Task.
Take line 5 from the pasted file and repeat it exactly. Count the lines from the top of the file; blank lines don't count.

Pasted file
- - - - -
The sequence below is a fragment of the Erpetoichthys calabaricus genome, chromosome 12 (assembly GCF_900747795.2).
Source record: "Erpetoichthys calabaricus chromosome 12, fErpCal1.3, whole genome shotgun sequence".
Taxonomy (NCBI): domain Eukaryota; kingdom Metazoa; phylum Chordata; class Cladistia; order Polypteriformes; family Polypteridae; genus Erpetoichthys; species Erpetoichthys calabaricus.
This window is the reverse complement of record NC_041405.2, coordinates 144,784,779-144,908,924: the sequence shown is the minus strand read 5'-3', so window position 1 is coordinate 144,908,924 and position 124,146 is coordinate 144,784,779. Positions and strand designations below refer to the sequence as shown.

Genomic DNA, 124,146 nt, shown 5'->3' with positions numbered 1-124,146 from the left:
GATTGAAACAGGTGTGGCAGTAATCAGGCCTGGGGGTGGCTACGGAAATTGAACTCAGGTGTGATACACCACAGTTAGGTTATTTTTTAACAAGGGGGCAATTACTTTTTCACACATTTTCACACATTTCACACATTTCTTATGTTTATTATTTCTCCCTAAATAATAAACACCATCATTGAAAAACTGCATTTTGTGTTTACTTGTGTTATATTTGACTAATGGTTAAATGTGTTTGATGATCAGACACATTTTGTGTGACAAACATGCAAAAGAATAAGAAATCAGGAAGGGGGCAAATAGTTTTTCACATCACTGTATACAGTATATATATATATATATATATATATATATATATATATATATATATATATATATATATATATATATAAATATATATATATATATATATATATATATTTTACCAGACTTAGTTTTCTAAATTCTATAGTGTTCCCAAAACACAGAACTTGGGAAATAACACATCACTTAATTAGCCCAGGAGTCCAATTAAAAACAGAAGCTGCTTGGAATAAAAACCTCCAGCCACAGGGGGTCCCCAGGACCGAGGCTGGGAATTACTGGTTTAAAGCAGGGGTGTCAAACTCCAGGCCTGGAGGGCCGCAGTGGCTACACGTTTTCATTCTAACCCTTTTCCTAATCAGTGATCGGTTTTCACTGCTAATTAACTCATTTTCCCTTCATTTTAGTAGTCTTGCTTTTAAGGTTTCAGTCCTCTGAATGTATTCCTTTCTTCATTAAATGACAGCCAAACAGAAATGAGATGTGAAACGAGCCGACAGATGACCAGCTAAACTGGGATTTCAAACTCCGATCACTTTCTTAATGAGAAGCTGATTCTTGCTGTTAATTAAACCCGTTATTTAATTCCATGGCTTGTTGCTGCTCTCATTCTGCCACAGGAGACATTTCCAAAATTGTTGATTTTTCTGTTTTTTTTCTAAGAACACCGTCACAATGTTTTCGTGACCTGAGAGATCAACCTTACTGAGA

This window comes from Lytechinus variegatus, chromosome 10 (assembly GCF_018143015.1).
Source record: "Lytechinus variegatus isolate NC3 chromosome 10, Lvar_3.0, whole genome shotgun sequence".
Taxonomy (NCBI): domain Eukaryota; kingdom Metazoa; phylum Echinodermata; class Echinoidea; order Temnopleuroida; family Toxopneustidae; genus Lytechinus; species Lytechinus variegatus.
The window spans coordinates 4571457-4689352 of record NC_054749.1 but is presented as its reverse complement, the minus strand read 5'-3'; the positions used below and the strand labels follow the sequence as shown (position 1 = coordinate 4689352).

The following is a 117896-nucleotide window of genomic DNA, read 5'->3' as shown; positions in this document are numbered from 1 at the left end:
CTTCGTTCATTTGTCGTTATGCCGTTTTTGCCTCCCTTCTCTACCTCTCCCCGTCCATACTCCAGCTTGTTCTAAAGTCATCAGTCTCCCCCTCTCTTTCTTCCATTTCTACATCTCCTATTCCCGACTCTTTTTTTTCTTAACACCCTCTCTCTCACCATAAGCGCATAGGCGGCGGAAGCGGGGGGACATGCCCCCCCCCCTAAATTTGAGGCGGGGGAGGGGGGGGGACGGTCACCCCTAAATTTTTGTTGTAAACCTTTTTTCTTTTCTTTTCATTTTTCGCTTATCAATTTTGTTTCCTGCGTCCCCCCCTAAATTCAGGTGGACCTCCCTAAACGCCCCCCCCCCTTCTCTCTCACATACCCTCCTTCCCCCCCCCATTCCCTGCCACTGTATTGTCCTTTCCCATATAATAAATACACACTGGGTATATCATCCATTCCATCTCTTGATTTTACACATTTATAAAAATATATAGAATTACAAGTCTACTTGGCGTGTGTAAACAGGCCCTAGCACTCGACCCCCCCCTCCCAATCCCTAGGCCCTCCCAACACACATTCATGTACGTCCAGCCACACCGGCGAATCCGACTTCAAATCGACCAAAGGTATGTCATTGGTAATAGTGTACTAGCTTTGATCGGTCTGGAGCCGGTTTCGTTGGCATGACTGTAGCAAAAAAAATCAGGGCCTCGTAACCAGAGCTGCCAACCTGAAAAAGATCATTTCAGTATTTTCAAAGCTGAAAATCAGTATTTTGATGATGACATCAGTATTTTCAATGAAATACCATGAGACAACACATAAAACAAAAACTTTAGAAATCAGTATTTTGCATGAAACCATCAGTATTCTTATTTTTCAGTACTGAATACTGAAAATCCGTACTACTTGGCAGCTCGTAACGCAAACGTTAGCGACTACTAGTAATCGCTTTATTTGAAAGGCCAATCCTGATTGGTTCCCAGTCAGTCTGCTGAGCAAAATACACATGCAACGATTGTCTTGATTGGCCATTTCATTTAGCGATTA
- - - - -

Genomic DNA, 124,146 nt, shown 5'->3' with positions numbered 1-124,146 from the left: